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Lymphocyte top-up

I'm 139 days out from SCT for AML from an unrelated donor.

My bone marrow is functioning well and my myeloids are showing as 100% donor.

However my lymphocytes are only 30% donor and docs plan to give me a top up next week to push the levels up. Gvhd is cited as a potential risk and given that I've avoided it to date I am terrified I will have it this time.

Any other forum members had a lymphocyte top up and did it work??


  • Hi Aileen

    My name is Hayley and I am the nurse specialist in the Anthony Nolan patient experience team, thank you for posting on the forum, I am sure there will be some support and advice from the other members regarding DLI infusions or 'top up'. DLI is commonly used for low chimerism and works very well to resolve the problem.

    GvHD is a necessary part of transplant recovery, graft versus host means that the new stem cells (graft) although very closely matched to you will have minor mismatches and because of these can recognise you (host) as foreign and so causes a reaction. This sounds a bit scary but it is actually a good sign, it means that the new immune system is strong. When you get GvHD you can also get GvL which is graft versus leukaemia effect, this means that new stem cells can also help fight against any disease. So when we see a strong reaction in GvHD we are encouraged that the new immune system is working well and that the GvL will also be helping to keep you in remission. If you don't get GvHD that doesn't mean the transplant hasn't worked or that you are going to relapse, its just that some patients can get through a transplant and still do well without any GvHD.

    As you recover we measure your chimerism, which tells us how much of the stem cells in your bone marrow are your donor and how much still remains of you. Ideally we want you to be 100% donor or thereabouts, in your case you are nearly there but your new stem cells need a bit of a push in the right direction. The donor lymphocyte infusion will hopefully do this, it is a very simple procedure and is done as an outpatient and you are right the most likely side effect is GvHD. The reason we want you to get a bit of GvHD is because we need to see this reaction from your new stem cells to show that it is strong. It is this reaction that can then push your chimerism back up to 100% donor. Again if you do not get GvHD it doesn't mean that the DLI isn't working, DLI without any GvHD can still increase your chimerism.

    The main concern with GvHD is that the medical team controls the symptoms, and the symptoms can be a skin rash, sore eyes, sore mouth, diarrhoea or deranged liver function. Your transplant team will be closely monitoring you for any signs of GvHD and will act accordingly. If you get any of these side effects and they are persistent you might go back on immunosuppression and/or steroids to get it under control but you might also not need too, it will depend what level of GvHD you get.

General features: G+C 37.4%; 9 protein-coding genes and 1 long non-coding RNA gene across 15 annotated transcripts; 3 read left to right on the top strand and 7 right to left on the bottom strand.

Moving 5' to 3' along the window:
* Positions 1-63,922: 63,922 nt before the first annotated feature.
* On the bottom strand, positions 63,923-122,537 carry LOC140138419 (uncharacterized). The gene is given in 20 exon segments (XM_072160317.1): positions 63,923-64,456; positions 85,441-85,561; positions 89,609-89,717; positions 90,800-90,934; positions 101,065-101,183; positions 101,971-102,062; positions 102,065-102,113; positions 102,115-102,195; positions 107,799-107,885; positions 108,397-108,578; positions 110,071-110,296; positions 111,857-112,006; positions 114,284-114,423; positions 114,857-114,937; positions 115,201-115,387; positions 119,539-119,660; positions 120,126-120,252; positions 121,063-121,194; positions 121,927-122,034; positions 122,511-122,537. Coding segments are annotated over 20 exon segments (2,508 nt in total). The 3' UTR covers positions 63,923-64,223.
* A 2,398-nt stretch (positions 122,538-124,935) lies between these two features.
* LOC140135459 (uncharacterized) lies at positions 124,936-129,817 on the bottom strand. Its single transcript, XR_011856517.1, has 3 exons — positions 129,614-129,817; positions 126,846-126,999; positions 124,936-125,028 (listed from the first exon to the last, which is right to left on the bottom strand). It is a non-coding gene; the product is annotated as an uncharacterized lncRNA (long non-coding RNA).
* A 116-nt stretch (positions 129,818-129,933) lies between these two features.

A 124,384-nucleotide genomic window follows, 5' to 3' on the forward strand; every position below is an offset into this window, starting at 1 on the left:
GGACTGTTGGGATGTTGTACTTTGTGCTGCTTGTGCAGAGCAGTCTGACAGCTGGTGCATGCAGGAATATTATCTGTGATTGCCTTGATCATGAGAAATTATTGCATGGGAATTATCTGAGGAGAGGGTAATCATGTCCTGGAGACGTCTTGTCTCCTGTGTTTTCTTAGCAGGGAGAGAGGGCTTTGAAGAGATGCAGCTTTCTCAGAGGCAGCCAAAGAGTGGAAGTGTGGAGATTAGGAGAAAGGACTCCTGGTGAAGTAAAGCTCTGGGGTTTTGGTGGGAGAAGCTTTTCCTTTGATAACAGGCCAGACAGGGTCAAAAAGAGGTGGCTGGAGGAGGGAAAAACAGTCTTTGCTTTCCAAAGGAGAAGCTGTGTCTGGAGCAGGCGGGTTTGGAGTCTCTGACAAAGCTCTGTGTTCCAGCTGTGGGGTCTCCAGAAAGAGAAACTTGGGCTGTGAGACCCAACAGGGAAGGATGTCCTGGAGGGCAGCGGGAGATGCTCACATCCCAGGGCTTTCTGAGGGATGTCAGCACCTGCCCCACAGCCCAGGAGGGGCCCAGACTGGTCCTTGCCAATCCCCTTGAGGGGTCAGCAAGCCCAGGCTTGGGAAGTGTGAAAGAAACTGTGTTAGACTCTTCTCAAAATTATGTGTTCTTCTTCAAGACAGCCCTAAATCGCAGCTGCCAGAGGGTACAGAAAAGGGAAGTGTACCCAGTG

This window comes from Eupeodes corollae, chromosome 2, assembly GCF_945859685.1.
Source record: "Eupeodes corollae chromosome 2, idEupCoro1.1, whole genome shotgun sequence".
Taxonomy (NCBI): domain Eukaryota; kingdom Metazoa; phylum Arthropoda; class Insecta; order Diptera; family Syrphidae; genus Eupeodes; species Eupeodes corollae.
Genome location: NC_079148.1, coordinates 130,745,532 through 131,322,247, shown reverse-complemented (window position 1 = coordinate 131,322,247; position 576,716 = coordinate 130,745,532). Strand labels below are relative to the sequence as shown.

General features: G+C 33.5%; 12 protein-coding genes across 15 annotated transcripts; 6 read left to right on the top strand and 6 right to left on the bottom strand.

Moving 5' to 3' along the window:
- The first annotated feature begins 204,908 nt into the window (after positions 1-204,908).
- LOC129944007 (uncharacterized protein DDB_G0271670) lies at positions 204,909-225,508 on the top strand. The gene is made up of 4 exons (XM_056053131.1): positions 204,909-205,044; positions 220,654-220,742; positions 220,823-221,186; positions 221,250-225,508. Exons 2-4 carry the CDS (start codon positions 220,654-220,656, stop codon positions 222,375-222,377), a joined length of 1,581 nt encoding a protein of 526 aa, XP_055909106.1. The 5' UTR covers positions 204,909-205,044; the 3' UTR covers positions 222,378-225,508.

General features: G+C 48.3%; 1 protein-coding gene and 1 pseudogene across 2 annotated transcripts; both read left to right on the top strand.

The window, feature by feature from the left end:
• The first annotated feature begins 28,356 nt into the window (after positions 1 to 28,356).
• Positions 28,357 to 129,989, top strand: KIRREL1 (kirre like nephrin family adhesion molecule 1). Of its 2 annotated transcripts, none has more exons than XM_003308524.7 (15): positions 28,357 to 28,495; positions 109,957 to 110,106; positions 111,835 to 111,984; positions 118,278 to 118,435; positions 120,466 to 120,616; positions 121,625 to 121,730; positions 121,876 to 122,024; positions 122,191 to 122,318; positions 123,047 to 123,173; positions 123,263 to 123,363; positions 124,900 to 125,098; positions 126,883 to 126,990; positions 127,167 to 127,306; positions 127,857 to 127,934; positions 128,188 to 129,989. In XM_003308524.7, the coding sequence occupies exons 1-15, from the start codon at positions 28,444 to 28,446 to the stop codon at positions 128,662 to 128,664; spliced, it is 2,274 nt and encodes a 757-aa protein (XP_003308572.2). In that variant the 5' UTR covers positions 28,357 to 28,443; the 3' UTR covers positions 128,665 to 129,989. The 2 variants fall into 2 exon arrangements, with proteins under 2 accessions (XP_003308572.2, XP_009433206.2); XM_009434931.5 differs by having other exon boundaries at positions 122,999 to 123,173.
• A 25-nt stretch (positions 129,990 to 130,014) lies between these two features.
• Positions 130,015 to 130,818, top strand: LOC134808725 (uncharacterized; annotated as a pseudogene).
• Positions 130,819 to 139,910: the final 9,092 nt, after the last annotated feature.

Although its a bit daunting thinking you might get GvHD, if you prepare yourself with knowing what the symptoms are and keep your transplant team well informed of any symptoms that you might develop you will be fine. Anthony Nolan have An Essential Guide to GvHD booklet and also The Seven Steps: the next steps which has lots of information, you can download from here: https://www.anthonynolan.org/sites/default/files/903PA_Mini_GvHD_lores.pdf https://www.anthonynolan.org/sites/default/files/Next_Steps_Digital.pdf

    I hope it all goes well and keep us informed of your progress.

    Best Wishes

  • Thanks Hayley. You've said a lot which has helped calm me down considerably.
  • Hi Aileen. I had a reduced intensity transplant 9 months ago. At about 5 months after transplant my lymphocytes were still pretty low like you. I then had a very low dose DLI, which was enough to get things moving, each month my chimerism result Is up, currently at about 92%, and no GVHD yet. I may still have a further top up, but they go in very gently so as to minimise GVHD.

    The infusion itself was pretty easy, make sure you have someone to take you home as they give you a load of anti histamine. The preservative smells bad for a few days and made me feel a bit nauseous at the time of infusion, but some extra anti sickness sorted that, all pretty easy really!
  • Biggles! What a star you are. So great to hear the 1st hand experience from another SCT'er. Thanks so much. My mind is significantly more calm.
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